A new Ant-Man came into the picture in Marvel Comics in 2006 when S.H.I.E.L.D. agent Eric O’Grady stole one of the Ant-Man suits and used it for problematic purposes. Always looking out only for himself, he survived the Skrull invasion and parlayed that into a spot on Osborn’s Thunderbolts. His ability to shrink made him perfect for plenty of black ops missions. We already know that Hank Pym’s suits exist in the Marvel Cinematic Universe, so maybe a bum like O’Grady could get his hands on one — or something could happen to the MCU’s Ant-Man, Scott Lang, who has his own criminal history, to send him down the path towards Thunderbolts membership.
Another member of Norman Osborn’s Thunderbolts in the comics, Mac Gargan — once the Spider-Man enemy called Scorpion, but at the time possessing the Venom symbiote — also became a part of Osborn’s “Dark Avengers.” He went on missions as the barely-in-control Venom, but also became a twisted version of Spider-Man for a time. In the MCU, Gargan appeared in Spider-Man: Homecoming as a criminal looking to buy alien tech from the Vulture, Adrian Toomes. He was captured by the Wall-Crawler — suffering injuries in the process — and locked up alongside Toomes. While Toomes would eventually make his way into another universe altogether in Morbius, Gargan hasn’t been seen since Homecoming. If he eventually gets a Scorpion suit, the MCU Gargan could parlay his skills and contacts into a T-Bolts gig.
There’s a pretty big difference between the comic book and movie versions of Ghost. The former’s an unnamed, unhinged anti-establishment thief who can phase through anything and is intent on destroying corporations — especially those owned by Tony Stark — who eventually joined Osborn’s Thunderbolts team. The latter is a young woman who went somewhat mad after one of her father’s experiments went wrong and she became non-corporeal, tangling with the two title heroes in Ant-Man and the Wasp. However, with Ghost receiving help from Janet Van Dyne and making peace with Ant-Man and the Wasp by the end of the film, she might be looking to make up for some of her crimes. And maybe there’s a team that could seemingly give her a way to do so…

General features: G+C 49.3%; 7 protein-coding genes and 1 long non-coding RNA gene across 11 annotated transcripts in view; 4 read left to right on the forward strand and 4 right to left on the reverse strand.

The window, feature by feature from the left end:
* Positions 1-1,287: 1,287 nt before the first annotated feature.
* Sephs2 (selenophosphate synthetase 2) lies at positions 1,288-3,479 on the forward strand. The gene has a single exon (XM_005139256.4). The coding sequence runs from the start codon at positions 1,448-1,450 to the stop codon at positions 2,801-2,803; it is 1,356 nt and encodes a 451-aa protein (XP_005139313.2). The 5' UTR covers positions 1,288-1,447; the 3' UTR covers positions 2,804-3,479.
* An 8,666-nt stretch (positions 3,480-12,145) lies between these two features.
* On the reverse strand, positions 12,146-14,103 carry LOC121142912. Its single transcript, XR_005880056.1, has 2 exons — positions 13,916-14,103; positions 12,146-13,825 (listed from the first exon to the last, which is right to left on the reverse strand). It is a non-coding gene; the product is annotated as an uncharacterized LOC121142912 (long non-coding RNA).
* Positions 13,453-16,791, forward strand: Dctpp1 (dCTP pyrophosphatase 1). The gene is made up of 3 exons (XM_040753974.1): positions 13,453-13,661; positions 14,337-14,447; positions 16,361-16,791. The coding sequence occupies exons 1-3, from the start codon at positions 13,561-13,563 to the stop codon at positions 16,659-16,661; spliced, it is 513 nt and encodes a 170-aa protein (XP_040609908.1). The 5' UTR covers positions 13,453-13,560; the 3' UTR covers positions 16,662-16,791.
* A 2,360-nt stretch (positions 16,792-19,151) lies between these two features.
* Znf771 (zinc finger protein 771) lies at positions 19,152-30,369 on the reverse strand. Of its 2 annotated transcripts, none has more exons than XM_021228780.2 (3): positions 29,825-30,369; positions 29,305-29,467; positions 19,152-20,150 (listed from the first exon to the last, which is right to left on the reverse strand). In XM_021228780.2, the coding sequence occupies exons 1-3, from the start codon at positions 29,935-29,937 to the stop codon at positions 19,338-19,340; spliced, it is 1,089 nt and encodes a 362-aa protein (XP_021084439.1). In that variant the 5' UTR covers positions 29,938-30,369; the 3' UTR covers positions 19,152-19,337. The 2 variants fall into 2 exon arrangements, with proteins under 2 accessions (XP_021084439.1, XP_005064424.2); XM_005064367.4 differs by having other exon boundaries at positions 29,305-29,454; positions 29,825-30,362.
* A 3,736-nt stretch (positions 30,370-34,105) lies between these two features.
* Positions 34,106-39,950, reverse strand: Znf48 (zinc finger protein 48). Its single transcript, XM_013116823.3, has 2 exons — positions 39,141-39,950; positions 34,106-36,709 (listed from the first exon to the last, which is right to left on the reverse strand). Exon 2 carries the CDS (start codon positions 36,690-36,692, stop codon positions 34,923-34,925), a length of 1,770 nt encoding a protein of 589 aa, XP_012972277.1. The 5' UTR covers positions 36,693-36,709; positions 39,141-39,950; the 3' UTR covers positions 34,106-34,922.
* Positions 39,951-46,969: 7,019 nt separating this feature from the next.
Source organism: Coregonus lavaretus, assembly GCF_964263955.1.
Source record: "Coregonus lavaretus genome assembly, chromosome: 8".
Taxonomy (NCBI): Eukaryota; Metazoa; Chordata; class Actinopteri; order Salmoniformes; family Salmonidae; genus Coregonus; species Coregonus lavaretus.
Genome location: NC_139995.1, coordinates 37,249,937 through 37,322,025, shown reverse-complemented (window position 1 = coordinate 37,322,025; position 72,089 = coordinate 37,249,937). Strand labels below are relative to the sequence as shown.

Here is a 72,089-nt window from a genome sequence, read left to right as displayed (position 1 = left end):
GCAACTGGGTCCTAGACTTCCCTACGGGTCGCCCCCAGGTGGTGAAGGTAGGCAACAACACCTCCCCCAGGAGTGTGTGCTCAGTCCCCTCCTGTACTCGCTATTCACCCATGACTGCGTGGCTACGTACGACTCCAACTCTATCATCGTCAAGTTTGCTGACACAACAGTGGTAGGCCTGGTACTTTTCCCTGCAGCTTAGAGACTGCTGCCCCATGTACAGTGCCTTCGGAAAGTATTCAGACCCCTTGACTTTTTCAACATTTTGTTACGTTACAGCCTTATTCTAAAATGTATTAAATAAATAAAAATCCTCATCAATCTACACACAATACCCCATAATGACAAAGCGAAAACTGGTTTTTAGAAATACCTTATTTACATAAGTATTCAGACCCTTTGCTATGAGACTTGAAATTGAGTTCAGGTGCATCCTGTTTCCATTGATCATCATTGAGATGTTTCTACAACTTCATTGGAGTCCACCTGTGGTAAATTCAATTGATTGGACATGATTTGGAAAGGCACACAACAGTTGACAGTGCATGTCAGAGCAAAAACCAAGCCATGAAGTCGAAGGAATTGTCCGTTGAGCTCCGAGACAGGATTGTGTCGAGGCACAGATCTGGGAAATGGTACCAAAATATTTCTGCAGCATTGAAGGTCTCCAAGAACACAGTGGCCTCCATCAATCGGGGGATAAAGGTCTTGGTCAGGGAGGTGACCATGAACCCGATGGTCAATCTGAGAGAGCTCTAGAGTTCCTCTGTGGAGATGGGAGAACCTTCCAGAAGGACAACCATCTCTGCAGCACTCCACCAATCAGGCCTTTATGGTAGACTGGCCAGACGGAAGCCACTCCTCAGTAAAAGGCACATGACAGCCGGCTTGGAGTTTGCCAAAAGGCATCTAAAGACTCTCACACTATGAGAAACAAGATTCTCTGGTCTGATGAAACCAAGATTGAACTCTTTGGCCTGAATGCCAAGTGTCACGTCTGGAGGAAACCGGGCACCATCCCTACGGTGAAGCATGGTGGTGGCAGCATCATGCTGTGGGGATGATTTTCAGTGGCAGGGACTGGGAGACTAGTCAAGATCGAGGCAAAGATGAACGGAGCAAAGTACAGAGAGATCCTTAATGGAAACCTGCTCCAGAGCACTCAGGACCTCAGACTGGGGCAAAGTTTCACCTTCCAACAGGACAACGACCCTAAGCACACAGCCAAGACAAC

In the comics, Bucky Barnes once put together a new team of Thunderbolts to keep Kobik — a living Cosmic Cube with astonishing reality-warping abilities — safe and uncompromised. Still dealing with the knowledge of all the terrible things he did while under Russian control, the Winter Soldier did his best to keep teammates Atlas, Fixer, Mach-X, Moonstone, and Kobik on the straight-and-narrow. In live-action, Bucky recently was busy keeping the Marvel Cinematic Universe safe alongside Sam Wilson in The Falcon and The Winter Soldier, but now that Sam is off being Captain America (and getting ready to lead the next Captain America movie), Bucky could eventually make for a great Thunderbolts leader on the big screen.
At the time of his arrest, the comic book incarnation of Crossbones was known as the man who attempted to assassinate Captain America and loved the Red Skull’s daughter, Sin. Luke Cage almost immediately vetoed his involvement in the Thunderbolts, but he still went on a handful of missions, which lead to his exposure to the Terrigen Mists. In the MCU, Brock Rumlow was initially introduced as a S.H.I.E.L.D. agent in Captain America: The Winter Soldier but turned out to truly be part of HYDRA . He was badly hurt by the end of that film, but returned in Captain America: Civil War with a new look and gear, as he attempted to steal a biological agent with his team. The Avengers stopped him and Rumlow died by his own hand, but hey, he’s a Marvel character! He can still make an unexpected return…
We’ve seen Matt Murdock and Wilson Fisk make their way into Marvel Studios projects, and Thunderbolts could be a great way to have another Netflix-spawned live-action version of a Marvel character, Luke Cage, do the same. In the comics, after Norman Osborn made the foolish decision to attack the Asgardians, he was ousted from power and Cage took over. Thunderbolts was now a program aimed at rehabilitating imprisoned super criminals and Luke brought a unique perspective because he himself had once been wrongly imprisoned. Could the Thunderbolts movie lead to Mike Colter reprising his role as Cage from the Luke Cage series? With rumors always swirling of more of the actors cast for those Netflix shows returning, Luke’s return doesn’t seem like such a stretch.